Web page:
But here is the colony of three species of penguins, the papua penguin, the adelia penguin, and the Antarctic penguin singing the three species at the same time.

[Audio: Gentoo, chinstrap, and Adélie penguin calls in a colony]

Minus two or three Celsius. I need to be stand every time, very cold when you stand without moving. 

The high-pitched sounds are the babies. 

So I was there standing up, moving me 360 degrees to capture all the image, all the sound image of the island. 

Very funny, right? But imagine listen this for three hours. It’s not too funny at all.


I believe that we need to change the name of the species to papua penguin to complaining penguin.


Very windy. 

[Audio clip ends]

So now I’m going to show you the individual sounds of adelia penguin.

[Audio: Adélie penguin calls]

I changed his name for the smiley penguin. This sounds for me remark a smile.

Again the high-pitched noises are the babies.

[Juan Pablo and audience laugh]

[Audio clip ends]

Well, to try and record these kind of penguins totally, with other species around me I need to use a very, very high end technology called parabola and a microphone. That basically means try to, to you focus the bird, focus on the microphone, and all the sounds are not focusing are decreasing in, in, in it’s, in their volume only. Basically it’s that the parabola thing.

This one in the Antarctic penguin.

[Audio: Chinstrap penguin calls]

It’s swimming to the coast. 

[Audio clip ends]

And, here is the rule number one of a nature recordist. Be patient. This recording is very special for me because I need to leave outside in the beach, my recorder, my microphones all the night, capturing whales and eventually they capture this penguin. I wasn’t be, I wasn’t there to record that. So this is the, the most beautiful things of the nature. For me, all the recorders that I did, I didn’t that. Was a gift that the nature give me. I was there with my microphone in my hand, I pressed the rec button. 

But the bird sings, if I press the rec button is nothing at all. I’m not going to obtain any kind of recording.

This other recording is the storm petrel. It’s a very small bird and uh, it sings mostly at night. And uh, I was, was midnight in Antarctica. I am uh, I was almost sleeping and my, my dad got up me Juan Pablo, Juan Pablo, the storm petrels are singing. Ah let’s sing, let’s sing, I want to, I want to sleep. No no, go ahead, go ahead. And this is the result.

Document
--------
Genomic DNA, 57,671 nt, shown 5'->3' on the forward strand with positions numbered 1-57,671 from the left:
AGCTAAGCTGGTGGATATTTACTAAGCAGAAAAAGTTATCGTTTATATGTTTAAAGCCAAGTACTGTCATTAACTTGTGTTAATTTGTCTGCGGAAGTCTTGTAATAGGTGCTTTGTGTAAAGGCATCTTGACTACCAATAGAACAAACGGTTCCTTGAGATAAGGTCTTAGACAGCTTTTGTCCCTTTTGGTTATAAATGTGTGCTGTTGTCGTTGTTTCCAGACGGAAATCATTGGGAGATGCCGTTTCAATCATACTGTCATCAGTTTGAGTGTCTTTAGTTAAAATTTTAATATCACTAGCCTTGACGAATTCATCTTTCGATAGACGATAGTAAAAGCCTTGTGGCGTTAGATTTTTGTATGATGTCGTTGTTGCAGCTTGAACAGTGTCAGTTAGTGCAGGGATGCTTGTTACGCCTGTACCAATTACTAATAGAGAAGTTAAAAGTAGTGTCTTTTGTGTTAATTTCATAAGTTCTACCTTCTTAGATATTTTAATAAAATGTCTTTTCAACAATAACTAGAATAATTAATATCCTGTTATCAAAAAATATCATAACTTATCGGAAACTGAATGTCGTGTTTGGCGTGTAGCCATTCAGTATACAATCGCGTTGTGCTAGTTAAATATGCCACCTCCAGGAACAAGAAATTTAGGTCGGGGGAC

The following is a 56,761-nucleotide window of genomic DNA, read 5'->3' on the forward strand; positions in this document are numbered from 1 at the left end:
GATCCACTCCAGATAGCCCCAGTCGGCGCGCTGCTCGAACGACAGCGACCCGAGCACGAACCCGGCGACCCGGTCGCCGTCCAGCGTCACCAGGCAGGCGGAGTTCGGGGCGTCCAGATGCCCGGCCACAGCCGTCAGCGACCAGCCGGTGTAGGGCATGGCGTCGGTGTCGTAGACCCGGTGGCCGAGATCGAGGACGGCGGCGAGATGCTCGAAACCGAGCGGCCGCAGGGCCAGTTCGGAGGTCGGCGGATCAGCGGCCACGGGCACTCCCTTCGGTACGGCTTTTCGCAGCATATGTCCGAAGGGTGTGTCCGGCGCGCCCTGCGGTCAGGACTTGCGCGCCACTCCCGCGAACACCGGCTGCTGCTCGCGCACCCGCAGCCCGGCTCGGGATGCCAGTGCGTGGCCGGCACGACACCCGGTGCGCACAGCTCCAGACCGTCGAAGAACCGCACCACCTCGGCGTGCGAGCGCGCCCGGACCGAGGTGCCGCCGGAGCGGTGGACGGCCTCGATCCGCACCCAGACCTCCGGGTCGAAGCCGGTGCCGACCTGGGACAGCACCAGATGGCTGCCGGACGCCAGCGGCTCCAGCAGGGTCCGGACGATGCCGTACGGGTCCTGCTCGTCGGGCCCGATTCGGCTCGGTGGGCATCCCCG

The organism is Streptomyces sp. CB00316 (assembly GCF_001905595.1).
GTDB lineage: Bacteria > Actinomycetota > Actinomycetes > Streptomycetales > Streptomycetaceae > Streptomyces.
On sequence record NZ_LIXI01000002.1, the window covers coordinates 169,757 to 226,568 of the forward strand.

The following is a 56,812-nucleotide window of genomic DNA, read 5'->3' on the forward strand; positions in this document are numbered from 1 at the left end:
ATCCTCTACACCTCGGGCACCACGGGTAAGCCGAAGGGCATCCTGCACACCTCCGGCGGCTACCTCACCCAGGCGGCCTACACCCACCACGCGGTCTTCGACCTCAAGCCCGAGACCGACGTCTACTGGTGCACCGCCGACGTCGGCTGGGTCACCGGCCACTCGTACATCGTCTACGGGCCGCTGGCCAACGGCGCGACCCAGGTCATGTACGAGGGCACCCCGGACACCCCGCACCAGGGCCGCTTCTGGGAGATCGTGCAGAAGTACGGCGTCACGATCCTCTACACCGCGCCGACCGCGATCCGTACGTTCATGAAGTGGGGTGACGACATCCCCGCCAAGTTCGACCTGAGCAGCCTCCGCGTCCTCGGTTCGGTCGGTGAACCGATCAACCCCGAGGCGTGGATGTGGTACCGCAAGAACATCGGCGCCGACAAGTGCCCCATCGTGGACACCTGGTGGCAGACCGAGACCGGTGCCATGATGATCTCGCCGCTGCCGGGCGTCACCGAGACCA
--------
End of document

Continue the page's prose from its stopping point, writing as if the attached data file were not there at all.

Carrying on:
[Audio: Storm petrel calls]

The second rule. You need to be a little lucky because it’s only this day they sing too much. The other 53 almost nothing. So, this is the second rule of a nature recordist.

Now we are going to come back to the Antartica a little later, but now we are going to fly north about 1,000 kilometers, and go to a city called the end of the world is Ushuaia, in Tierra del Fuego, Argentina. And this recording for me is very special because one of my dreams with navigate in a sailboat, and record the colonies of gull, of gulls, albatrosses, cormorants, and petrels, and whatever.

And I was in Ushuaia, and the people said to me Juan Pablo maybe tomorrow we are going to navigate in a sailboat. Wow, wonderful. I carry my equipment, my microphones, and we begin the navigation. And uh, when I try to recording the first time, the boat make a lot of noises, the sail and whatever. After five or six minutes, I put the headphones on the captain of the boat. And after that, he listening all the sound that the microphones was capturing, he understand that records is very difficult. 

And he was one of the beautiful things. Try to navigate, don’t using the sail or, only using the waves to avoid all the noises of the boat. And here is the result.

[Audio: Gulls and cormorants off the coast of Ushuaia]

This chaff chaff chaff chaff chaff are the cormorants swimming.  

[Audio clip ends]

So it’s a beautiful sound because this sound showed me a lot of things. Maybe it will be a little hard listening only with the ears, the cormorants swimming. The microphone captured the sound and showed me this magical, this magical event. 

But the history of Ushuaia don’t end here. After, before returning to the port the captain told me Juan Pablo, it’s nine pm. Can I take a selfie with you and your equipment? Yeah sure, sure. Let’s go ahead. And I her why do need that? Now because my wife called me and she, he, she asking me where I am. And if I say for her that I was recording bird sounds with a crazy blind, he wouldn’t believe me so I need a photo because my wife going to get off my house [laughs].


The next day in the club of sailboats he talked to every person that come from him, the history. And this is the first thing that I like to, to tell. The most important thing is not birding. It’s birding and share this experience with people that haven’t enough touch with the nature. 

Because being touch with the nature reduce the stress, for example. But many people doesn’t enjoy that. But because they haven’t, they haven’t the opportunity to do that. So, through the sounds, I give this opportunity to many people and I’m very glad for that.

The next one is here.

[Audio: Brief sound of oystercatchers]